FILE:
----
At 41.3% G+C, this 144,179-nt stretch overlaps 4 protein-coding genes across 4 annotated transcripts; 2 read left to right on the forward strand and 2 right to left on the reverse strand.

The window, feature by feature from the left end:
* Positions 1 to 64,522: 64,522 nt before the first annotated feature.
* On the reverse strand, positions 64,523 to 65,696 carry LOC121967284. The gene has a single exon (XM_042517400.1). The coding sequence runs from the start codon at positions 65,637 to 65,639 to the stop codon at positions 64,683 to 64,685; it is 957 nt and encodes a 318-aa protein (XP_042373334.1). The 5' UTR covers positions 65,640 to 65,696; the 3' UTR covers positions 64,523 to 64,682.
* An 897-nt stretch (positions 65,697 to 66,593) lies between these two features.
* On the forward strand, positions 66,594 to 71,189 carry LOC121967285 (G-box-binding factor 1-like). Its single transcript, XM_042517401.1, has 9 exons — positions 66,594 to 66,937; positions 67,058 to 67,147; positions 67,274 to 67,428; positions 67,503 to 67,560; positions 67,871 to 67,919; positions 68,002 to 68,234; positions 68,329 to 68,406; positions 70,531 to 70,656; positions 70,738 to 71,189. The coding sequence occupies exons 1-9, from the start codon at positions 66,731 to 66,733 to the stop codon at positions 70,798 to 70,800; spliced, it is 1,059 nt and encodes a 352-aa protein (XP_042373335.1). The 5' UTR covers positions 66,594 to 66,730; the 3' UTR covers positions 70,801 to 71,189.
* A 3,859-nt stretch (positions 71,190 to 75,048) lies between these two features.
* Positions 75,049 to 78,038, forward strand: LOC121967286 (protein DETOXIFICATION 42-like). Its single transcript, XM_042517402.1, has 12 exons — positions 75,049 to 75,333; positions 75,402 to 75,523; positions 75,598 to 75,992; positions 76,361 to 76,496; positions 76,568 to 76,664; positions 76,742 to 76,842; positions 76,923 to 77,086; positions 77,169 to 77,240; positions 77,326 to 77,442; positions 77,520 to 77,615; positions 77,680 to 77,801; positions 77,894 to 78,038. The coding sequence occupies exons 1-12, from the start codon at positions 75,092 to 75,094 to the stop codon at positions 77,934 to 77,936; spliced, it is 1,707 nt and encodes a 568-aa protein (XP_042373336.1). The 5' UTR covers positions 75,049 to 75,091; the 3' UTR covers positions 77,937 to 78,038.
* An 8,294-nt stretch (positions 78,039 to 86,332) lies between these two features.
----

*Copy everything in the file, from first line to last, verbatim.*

At 41.3% G+C, this 144,179-nt stretch overlaps 4 protein-coding genes across 4 annotated transcripts; 2 read left to right on the forward strand and 2 right to left on the reverse strand.

The window, feature by feature from the left end:
* Positions 1 to 64,522: 64,522 nt before the first annotated feature.
* On the reverse strand, positions 64,523 to 65,696 carry LOC121967284. The gene has a single exon (XM_042517400.1). The coding sequence runs from the start codon at positions 65,637 to 65,639 to the stop codon at positions 64,683 to 64,685; it is 957 nt and encodes a 318-aa protein (XP_042373334.1). The 5' UTR covers positions 65,640 to 65,696; the 3' UTR covers positions 64,523 to 64,682.
* An 897-nt stretch (positions 65,697 to 66,593) lies between these two features.
* On the forward strand, positions 66,594 to 71,189 carry LOC121967285 (G-box-binding factor 1-like). Its single transcript, XM_042517401.1, has 9 exons — positions 66,594 to 66,937; positions 67,058 to 67,147; positions 67,274 to 67,428; positions 67,503 to 67,560; positions 67,871 to 67,919; positions 68,002 to 68,234; positions 68,329 to 68,406; positions 70,531 to 70,656; positions 70,738 to 71,189. The coding sequence occupies exons 1-9, from the start codon at positions 66,731 to 66,733 to the stop codon at positions 70,798 to 70,800; spliced, it is 1,059 nt and encodes a 352-aa protein (XP_042373335.1). The 5' UTR covers positions 66,594 to 66,730; the 3' UTR covers positions 70,801 to 71,189.
* A 3,859-nt stretch (positions 71,190 to 75,048) lies between these two features.
* Positions 75,049 to 78,038, forward strand: LOC121967286 (protein DETOXIFICATION 42-like). Its single transcript, XM_042517402.1, has 12 exons — positions 75,049 to 75,333; positions 75,402 to 75,523; positions 75,598 to 75,992; positions 76,361 to 76,496; positions 76,568 to 76,664; positions 76,742 to 76,842; positions 76,923 to 77,086; positions 77,169 to 77,240; positions 77,326 to 77,442; positions 77,520 to 77,615; positions 77,680 to 77,801; positions 77,894 to 78,038. The coding sequence occupies exons 1-12, from the start codon at positions 75,092 to 75,094 to the stop codon at positions 77,934 to 77,936; spliced, it is 1,707 nt and encodes a 568-aa protein (XP_042373336.1). The 5' UTR covers positions 75,049 to 75,091; the 3' UTR covers positions 77,937 to 78,038.
* An 8,294-nt stretch (positions 78,039 to 86,332) lies between these two features.